• A chronic, systemic infectious disease caused by the spirochete Treponema pallidum
  • Transmitted sexually by direct contact with an active lesion; also transmitted vertically (maternal–fetal) and via blood transfusions
  • Untreated disease includes four overlapping stages.
    • Primary: single (usually) painless chancre at point of entry; appears in 10 to 90 days; chancre heals without treatment in 3 to 6 weeks.
    • Secondary: appears 2 to 8 weeks after primary chancre; nonpruritic rash on palms or soles of feet, mucous membrane lesions, headache, fever, lymphadenopathy, alopecia
    • Latent: seroreactive without evidence of disease
      • Early latent: acquired within the last year; late latent: exposure >12 months prior to diagnosis
    • Tertiary (late): Serology may be negative (fluorescent treponemal antibody absorption [FTA-ABS] test typically positive).
      • Gumma, cardiovascular, and late neurosyphilis; may be fatal
    • Neurosyphilis: any type of CNS involvement; can occur at any stage
      • Psychosis, delirium, dementia

Pediatric Considerations
In noncongenital cases, consider child abuse.

Pregnancy Considerations

  • Screen all patients who are pregnant with venereal disease research laboratory (VDRL) test or rapid plasma reagin (RPR) test early in pregnancy, (i.e., first prenatal visit). If high risk, repeat at 28 weeks and at delivery (1)[A].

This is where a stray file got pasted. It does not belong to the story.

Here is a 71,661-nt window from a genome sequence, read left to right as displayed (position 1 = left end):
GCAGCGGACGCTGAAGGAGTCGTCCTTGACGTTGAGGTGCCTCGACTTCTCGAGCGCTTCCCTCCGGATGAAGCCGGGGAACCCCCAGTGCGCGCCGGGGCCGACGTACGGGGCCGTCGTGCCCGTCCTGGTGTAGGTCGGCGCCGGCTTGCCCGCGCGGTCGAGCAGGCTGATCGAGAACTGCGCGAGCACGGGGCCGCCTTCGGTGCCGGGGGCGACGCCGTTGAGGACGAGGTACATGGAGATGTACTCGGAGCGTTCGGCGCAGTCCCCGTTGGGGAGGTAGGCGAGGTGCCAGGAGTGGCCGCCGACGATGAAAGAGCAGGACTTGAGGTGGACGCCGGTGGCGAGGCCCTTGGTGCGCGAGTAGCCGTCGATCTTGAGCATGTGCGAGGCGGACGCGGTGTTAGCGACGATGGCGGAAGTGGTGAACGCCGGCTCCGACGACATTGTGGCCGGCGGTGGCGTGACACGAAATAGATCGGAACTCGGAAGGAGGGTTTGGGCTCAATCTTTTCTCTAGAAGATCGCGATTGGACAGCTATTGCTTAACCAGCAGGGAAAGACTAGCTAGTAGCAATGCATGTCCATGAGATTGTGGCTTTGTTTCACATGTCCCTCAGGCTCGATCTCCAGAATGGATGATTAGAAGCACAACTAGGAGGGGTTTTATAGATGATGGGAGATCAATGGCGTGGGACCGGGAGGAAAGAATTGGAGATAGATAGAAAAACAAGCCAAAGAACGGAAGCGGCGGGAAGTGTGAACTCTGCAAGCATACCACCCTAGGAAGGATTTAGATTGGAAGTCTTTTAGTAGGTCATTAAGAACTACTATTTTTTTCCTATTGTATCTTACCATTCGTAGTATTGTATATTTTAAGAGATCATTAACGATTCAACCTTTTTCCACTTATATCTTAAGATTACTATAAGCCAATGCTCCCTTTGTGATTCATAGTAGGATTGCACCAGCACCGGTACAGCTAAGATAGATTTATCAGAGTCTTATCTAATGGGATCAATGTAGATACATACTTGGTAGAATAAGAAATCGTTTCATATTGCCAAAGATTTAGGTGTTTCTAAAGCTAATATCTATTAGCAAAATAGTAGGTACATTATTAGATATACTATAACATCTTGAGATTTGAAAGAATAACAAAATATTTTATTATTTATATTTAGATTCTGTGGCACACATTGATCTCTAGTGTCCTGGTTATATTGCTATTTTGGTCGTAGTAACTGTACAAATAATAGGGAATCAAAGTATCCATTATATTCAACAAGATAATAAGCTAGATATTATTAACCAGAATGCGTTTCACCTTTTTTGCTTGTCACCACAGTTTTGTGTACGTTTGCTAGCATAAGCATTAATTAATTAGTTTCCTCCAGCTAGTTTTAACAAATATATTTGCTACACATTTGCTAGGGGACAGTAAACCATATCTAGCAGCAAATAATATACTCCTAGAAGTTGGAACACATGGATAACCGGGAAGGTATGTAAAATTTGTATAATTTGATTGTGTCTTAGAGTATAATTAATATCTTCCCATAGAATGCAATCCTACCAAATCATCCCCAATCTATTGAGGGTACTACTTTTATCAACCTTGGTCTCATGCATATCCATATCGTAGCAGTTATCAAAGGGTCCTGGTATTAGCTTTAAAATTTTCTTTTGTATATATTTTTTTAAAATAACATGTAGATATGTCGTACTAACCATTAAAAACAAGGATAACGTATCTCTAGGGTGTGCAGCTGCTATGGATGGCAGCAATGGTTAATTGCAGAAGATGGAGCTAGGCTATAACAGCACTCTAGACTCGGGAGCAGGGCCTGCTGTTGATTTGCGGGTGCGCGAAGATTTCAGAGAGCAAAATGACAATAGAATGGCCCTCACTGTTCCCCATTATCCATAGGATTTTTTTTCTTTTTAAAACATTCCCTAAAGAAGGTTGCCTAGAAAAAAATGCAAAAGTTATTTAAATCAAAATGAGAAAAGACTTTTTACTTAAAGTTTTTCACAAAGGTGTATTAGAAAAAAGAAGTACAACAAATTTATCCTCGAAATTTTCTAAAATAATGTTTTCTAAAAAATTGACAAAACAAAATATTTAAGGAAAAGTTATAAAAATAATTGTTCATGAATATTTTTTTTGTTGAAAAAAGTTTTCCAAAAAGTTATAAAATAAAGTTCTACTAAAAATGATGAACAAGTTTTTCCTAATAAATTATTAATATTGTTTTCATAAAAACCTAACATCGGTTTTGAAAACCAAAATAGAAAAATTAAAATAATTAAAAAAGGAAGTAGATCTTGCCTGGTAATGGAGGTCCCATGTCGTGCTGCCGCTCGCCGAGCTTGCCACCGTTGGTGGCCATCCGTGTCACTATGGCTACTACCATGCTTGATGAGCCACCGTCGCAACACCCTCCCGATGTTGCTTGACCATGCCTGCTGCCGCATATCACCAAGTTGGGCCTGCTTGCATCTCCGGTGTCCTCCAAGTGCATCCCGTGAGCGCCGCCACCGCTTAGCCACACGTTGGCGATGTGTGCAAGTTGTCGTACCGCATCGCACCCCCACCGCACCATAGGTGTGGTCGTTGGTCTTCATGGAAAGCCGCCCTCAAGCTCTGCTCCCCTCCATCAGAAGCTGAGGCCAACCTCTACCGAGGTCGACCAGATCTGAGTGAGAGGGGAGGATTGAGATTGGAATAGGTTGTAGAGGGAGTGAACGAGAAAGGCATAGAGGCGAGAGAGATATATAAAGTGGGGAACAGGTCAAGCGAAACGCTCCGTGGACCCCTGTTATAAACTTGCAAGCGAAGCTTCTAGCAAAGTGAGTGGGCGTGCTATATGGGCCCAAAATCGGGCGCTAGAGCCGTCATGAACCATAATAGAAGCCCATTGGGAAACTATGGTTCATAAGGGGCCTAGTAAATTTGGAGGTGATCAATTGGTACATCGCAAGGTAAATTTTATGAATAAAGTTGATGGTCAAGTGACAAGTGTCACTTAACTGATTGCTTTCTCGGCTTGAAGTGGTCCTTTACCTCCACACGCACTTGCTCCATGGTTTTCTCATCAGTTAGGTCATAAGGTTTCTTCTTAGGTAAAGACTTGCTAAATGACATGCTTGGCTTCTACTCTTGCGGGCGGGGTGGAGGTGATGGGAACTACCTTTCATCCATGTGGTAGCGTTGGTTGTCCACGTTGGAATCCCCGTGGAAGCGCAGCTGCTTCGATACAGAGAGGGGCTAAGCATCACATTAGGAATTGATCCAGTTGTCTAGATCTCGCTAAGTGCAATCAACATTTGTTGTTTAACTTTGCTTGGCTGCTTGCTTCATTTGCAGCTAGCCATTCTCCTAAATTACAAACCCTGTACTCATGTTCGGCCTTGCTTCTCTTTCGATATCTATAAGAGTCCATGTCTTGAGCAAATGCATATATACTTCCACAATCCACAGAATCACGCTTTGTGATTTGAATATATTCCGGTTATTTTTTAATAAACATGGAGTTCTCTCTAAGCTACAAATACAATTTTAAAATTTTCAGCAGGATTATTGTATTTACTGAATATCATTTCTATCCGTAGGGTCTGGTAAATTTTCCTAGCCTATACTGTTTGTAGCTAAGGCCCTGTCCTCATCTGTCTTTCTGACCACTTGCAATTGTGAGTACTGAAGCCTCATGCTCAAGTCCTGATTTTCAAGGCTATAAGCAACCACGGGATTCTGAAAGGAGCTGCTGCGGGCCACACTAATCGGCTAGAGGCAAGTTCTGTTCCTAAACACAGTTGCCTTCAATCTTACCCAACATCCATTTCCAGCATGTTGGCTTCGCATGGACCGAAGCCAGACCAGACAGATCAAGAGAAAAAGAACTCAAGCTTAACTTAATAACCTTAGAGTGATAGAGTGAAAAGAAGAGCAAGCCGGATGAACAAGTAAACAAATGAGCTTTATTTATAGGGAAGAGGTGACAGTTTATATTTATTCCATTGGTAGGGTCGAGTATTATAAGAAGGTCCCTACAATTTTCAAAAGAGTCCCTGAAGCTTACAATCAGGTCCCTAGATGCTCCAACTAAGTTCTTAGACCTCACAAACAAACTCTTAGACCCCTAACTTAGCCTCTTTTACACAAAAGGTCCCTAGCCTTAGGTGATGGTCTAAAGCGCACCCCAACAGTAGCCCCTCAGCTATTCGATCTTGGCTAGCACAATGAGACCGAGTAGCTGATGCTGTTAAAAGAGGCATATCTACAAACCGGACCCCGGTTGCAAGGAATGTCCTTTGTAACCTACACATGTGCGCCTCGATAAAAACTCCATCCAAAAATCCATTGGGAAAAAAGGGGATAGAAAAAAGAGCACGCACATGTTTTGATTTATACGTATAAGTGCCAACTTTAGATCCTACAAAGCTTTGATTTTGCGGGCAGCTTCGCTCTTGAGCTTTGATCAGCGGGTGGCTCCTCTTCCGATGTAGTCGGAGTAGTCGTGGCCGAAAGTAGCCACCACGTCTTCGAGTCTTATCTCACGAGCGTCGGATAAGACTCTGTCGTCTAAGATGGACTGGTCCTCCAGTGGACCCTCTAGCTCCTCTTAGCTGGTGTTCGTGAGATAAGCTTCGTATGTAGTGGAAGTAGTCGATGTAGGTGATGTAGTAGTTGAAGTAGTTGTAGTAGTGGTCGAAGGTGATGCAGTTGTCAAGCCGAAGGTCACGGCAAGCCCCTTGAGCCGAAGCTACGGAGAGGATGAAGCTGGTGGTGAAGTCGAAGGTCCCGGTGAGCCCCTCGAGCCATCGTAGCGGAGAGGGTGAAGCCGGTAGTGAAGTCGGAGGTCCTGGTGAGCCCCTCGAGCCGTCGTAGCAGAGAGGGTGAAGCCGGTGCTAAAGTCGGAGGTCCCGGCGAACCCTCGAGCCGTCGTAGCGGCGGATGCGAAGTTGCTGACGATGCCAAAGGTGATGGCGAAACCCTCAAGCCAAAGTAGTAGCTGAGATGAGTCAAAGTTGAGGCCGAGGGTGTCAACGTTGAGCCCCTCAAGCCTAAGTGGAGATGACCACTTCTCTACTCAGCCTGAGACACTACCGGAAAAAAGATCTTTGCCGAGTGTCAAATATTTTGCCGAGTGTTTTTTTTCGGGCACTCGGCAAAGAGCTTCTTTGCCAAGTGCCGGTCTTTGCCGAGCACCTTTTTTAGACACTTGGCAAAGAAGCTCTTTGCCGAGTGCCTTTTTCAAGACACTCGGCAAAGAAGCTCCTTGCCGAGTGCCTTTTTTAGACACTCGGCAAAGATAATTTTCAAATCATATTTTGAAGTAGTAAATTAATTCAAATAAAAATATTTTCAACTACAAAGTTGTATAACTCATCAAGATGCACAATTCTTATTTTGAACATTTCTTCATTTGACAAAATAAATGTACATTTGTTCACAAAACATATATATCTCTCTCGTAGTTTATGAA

• Use the same nontreponemal test for initial screening and for follow-up (1)[A].



  • Syphilis rate decreased through 2000 and have since increased (primarily in men who have sex with men [MSM]) (2).
    • All stages: 41 per 100,000
  • Congenital: 57/100,000 live births (2)


  • Predominant sex: male (81%) > female (19%) (2)
  • Highest prevalence in MSM (2)

Etiology and Pathophysiology

T. pallidum enters through intact mucous membranes or breaks in skin. The organism quickly enters the lymphatics to cause systemic disease. Highly infectious; exposure to as few as 60 spirochetes is associated with ~50% chance of infection.

Risk Factors

MSM, multiple sexual partners, exposure to infected body fluids, injection drug use, transplacental transmission, adult inmates, high-risk sexual behavior, people living with HIV (PLWH)

General Prevention

Education regarding safe sex; condoms reduce but do not eliminate transmission (3)[A].

Commonly Associated Conditions

HIV infection, hepatitis B, other sexually transmitted infections (STIs)

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